For the novice and experienced cooks alike there are pressure cooker tips and potential pitfalls explained. For instance, too much liquid, too little liquid, recipe timing, high altitude modifications, and of course the extremely important pressure cooker safety. Finishing up with pressure cooking tips and tidbits, the recipes then follow.
Disappointingly the recipes do not all include a picture of each dish. What pictures they do have are full-page full-colour and beautifully arranged, but there are few. The recipes each include a brief introduction, the total time, active time, number of servings, as well as very clear instructions. The first recipe I read “Beef Barbacoa Tacos” even went so far as to warn to be careful because steam will whoosh up when adding the sauce. The instructions on setting the Instant Pot up once the initial prep work has been completed was very detailed, explaining each setting and how to set the time correctly. The instructions then go on to explain how to cycle down at the end of cooking, how you’ll know when the pressure has been released and even includes how long the food will last in the fridge. I couldn’t be happier with the level of detail in these recipes.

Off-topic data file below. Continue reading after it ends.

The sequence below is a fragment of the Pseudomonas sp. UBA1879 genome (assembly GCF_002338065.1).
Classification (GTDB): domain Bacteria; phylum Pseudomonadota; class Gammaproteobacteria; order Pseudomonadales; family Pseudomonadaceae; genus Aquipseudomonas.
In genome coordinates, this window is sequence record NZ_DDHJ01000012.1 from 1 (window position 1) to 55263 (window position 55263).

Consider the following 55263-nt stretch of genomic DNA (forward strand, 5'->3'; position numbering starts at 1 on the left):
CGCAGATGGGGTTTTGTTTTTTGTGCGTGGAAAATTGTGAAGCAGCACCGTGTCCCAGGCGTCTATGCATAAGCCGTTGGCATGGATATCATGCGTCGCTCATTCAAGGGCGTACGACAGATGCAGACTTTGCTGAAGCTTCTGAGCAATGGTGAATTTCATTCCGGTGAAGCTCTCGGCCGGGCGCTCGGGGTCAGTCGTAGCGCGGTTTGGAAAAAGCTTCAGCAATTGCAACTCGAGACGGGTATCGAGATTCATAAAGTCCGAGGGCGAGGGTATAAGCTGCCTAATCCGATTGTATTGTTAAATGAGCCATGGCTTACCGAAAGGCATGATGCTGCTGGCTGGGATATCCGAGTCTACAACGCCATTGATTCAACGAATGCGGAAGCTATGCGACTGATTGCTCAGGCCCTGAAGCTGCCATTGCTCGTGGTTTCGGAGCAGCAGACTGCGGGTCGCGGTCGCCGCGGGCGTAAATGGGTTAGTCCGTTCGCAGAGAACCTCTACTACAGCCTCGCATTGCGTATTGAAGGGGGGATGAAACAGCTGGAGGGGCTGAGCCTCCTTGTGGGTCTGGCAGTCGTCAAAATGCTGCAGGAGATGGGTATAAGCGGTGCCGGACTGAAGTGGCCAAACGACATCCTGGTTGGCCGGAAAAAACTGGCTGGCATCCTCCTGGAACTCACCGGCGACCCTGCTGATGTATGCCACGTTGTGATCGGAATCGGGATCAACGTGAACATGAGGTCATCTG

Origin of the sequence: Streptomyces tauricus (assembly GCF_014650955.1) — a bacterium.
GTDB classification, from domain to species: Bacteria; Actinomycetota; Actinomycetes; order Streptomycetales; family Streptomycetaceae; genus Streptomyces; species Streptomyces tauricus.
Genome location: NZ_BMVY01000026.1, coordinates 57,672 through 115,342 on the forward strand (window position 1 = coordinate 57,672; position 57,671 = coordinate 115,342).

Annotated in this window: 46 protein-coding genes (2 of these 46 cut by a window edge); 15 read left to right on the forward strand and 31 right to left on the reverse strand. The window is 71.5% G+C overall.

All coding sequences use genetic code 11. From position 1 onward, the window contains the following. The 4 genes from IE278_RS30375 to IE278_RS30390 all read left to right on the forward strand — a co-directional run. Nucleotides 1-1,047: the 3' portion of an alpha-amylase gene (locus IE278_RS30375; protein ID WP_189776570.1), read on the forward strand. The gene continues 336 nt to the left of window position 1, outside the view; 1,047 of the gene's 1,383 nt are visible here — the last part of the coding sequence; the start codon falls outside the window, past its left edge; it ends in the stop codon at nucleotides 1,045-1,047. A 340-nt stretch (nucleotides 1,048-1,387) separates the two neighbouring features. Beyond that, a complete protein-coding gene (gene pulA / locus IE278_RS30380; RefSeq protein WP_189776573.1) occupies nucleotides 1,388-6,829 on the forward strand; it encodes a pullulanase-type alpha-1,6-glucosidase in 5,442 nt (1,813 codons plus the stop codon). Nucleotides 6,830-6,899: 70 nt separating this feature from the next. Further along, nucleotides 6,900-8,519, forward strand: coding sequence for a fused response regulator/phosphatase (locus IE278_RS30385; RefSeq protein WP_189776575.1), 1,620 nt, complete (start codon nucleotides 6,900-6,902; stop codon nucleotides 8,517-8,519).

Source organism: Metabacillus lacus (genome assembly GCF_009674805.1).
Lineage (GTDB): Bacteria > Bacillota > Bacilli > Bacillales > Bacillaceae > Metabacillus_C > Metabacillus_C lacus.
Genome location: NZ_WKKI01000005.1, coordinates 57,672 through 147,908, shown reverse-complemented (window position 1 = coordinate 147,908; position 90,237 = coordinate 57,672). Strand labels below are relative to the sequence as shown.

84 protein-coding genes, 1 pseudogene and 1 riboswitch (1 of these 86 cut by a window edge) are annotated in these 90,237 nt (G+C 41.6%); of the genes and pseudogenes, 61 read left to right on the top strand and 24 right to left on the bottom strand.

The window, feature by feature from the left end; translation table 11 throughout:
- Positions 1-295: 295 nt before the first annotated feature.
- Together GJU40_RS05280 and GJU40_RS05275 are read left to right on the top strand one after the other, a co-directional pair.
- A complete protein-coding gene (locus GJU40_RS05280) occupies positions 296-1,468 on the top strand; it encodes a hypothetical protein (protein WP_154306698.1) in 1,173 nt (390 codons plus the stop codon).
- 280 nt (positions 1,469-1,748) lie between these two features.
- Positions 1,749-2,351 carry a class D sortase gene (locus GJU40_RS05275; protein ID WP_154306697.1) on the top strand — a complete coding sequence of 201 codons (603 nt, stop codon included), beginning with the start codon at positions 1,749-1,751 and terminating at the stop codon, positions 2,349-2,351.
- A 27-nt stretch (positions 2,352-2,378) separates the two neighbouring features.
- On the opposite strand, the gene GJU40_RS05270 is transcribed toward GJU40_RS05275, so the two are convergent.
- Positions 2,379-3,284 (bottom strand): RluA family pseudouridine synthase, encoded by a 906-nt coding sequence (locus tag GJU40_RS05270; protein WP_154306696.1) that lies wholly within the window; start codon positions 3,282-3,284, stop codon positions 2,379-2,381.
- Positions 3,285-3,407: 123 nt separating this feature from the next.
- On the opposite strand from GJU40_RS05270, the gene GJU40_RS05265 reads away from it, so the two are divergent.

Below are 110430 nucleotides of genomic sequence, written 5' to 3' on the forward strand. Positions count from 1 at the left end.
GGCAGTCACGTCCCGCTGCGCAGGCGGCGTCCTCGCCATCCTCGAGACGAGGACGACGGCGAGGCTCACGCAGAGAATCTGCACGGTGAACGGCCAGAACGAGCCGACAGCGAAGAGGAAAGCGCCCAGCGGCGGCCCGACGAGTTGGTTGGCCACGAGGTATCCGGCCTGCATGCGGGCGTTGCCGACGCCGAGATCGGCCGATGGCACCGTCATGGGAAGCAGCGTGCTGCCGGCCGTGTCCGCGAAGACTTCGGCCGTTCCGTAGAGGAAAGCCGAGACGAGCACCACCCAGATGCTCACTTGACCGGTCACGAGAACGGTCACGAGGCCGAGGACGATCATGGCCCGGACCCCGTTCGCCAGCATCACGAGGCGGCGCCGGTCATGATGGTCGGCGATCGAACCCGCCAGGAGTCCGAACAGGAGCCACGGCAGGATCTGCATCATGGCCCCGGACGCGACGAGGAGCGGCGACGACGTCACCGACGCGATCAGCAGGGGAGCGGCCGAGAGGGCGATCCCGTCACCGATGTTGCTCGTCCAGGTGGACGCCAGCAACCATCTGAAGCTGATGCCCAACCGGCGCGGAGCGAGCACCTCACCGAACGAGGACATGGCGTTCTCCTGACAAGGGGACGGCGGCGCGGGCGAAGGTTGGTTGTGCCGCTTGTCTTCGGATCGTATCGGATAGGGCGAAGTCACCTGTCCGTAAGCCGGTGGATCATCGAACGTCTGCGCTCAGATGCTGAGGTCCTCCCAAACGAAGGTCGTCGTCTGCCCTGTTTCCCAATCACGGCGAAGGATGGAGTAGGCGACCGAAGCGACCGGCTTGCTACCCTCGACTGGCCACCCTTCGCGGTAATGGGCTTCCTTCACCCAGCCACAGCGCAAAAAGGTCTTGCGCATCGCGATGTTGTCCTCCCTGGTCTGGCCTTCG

Several of the recipes are marked “Master Method”, which kind of confused me at first. There was no explanation of what “Master Method” meant. Upon further review, I noticed that these were the base recipes for where there were several options to make different flavours. The first recipe I encountered labelled “Master Method” was the “Beef and Butternut Squash Stew”. This recipe was the base recipe for creating all of the variations which followed like the “Thai Spiced Beef Stew”, the “Meat and Potatoes Beef Stew” etc.